July 3, 2014
Eugenie Bouchard has reached the Wimbledon final at the tender age of twenty.
And suddenly the whole world seems to adore the pretty girl they call “Genie.” Her fans, known as “The Genie Army,” are growing in numbers by the minute – and she could easily become the first Canadian to win Wimbledon. The woman standing in her way is the intimidating Petra Kvitova, who knows just what it’s like to lift the most prized Grand Slam trophy of them all.
Kvitova is the bookies’ favourite. Yet Bouchard has the all-round game to beat her if the younger woman doesn’t let the occasion get the better of her.
True, Kvitova beat Bouchard in Toronto earlier this year. But Bouchard has become a far greater force this summer – and her momentum seems unstoppable.
Simona Halep, the world number three, found out what it was like to go in as favourite against Bouchard. She didn’t like what happened when the Genie came out of the bottle.
Bouchard won a nail-biting first set 7-6, though the tie-break was interrupted when a lady was taken ill in the crowd. Earlier Halep had taken time out to nurse her injured ankle, though she seemed to remain mobile enough to fight her corner in the rallies. Genie turned on the power towards the end of the breaker to emerge the 7-5 victor.
Halep wasn’t finished and began the second set well. But Bouchard grew in confidence and the Romanian crumbled in the third game.
After that, Genie could see the finishing tape and we waited to see whether she would tighten.
She didn’t until she reached match point. Genie closed out the match 6-2, despite squandering five match points. Now Genie, Wimbledon junior champion two years ago, stands on the brink of history.
She is sure to be the darling of Wimbledon when the finalists walk out for Saturday’s showdown on Centre Court. Bouchard said of the tense finish to the semi-final: ‘It was a little crazy. I’ve never ended a match like that but it’s my first Grand Slam final and I’m going to go for it. I always want more. I’m not going to leave anything out there. That match point situation took a little mental strength. But I love tough moments and challenges.’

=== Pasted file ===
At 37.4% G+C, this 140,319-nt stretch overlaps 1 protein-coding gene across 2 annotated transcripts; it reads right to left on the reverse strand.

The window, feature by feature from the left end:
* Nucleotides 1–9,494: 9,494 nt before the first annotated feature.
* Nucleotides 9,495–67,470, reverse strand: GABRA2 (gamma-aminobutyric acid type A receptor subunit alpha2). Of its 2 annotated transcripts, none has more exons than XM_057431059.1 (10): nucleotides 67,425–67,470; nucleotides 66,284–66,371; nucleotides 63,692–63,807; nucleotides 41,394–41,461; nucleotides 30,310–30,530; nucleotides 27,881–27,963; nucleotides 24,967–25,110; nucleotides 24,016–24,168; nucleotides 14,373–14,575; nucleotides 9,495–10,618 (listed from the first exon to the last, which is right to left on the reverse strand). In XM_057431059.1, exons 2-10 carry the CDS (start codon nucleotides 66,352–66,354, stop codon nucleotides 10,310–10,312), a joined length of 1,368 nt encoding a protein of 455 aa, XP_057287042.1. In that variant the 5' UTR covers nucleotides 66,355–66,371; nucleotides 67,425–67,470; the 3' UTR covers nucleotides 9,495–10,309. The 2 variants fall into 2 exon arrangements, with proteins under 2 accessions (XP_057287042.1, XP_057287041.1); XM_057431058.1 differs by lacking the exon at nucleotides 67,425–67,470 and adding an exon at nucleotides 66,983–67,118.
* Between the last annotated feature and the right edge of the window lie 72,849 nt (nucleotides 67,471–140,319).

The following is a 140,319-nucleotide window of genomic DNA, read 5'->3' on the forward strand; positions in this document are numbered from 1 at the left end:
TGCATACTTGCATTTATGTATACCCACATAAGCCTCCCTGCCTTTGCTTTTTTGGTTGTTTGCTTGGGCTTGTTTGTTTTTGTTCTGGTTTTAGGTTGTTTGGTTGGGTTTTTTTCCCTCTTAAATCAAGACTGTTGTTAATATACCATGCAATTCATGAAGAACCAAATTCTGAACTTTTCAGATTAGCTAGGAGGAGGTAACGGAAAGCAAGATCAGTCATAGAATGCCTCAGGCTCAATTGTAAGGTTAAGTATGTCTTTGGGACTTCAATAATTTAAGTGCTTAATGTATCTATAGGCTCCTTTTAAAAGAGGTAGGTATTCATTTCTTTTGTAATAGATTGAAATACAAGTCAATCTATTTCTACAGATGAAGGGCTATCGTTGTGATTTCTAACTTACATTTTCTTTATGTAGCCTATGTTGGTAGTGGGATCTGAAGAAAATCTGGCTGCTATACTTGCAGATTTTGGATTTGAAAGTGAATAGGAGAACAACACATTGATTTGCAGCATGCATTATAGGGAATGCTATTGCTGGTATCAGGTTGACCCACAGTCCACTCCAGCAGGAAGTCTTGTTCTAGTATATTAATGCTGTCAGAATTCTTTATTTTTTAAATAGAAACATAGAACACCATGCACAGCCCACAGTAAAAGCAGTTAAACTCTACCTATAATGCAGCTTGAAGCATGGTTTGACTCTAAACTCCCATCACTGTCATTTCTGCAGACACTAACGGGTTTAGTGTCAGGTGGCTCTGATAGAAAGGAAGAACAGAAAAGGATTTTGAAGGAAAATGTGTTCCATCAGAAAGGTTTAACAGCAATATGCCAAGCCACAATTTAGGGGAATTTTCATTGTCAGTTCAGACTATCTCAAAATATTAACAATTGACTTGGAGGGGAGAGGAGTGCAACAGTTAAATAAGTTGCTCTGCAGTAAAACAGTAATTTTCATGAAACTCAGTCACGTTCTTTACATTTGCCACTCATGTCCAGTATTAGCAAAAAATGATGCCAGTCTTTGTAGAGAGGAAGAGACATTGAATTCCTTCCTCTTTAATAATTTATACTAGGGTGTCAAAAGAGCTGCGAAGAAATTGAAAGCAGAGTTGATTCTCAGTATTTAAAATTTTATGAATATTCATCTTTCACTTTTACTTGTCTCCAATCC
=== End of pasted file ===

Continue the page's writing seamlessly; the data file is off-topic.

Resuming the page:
Earlier the power of Petra Kvitova proved too much for Lucie Safarova in the first semi-final.
Booming returns from the 2011 Wimbledon champion were the key during the first-set tie-break. They helped Kvitova overcome a strong challenge from Safarova to prevail 8-6 in the warm sunshine.
Kvitova broke in the second game of the second set to race to a 3-0 lead and never looked back. In 2011, the legendary Billie Jean King told us that Kvitova was ‘the future queen of tennis.’ That was a heavy piece of pressure to place on those broad shoulders. And since then Kvitova has only rarely lived up to that billing.
But Petra now has the opportunity to turn herself into a Wimbledon queen once more. She is a towering presence and the physical fight will be fascinating.
Want to see which fiercely competitive woman will be crowned queen of Wimbledon? Call us for tickets